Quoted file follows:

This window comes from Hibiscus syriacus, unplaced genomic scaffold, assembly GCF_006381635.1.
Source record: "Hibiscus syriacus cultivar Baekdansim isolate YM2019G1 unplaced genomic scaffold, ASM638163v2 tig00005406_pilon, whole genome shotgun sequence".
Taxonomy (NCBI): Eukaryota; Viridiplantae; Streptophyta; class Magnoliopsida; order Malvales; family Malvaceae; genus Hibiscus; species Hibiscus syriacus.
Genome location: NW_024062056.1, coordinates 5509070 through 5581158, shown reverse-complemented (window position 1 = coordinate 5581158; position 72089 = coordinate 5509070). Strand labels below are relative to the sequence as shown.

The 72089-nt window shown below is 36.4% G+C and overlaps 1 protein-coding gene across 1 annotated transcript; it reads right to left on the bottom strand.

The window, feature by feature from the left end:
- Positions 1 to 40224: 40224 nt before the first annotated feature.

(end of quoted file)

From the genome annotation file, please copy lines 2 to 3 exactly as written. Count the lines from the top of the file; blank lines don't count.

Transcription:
Source record: "Hibiscus syriacus cultivar Baekdansim isolate YM2019G1 unplaced genomic scaffold, ASM638163v2 tig00005406_pilon, whole genome shotgun sequence".
Taxonomy (NCBI): Eukaryota; Viridiplantae; Streptophyta; class Magnoliopsida; order Malvales; family Malvaceae; genus Hibiscus; species Hibiscus syriacus.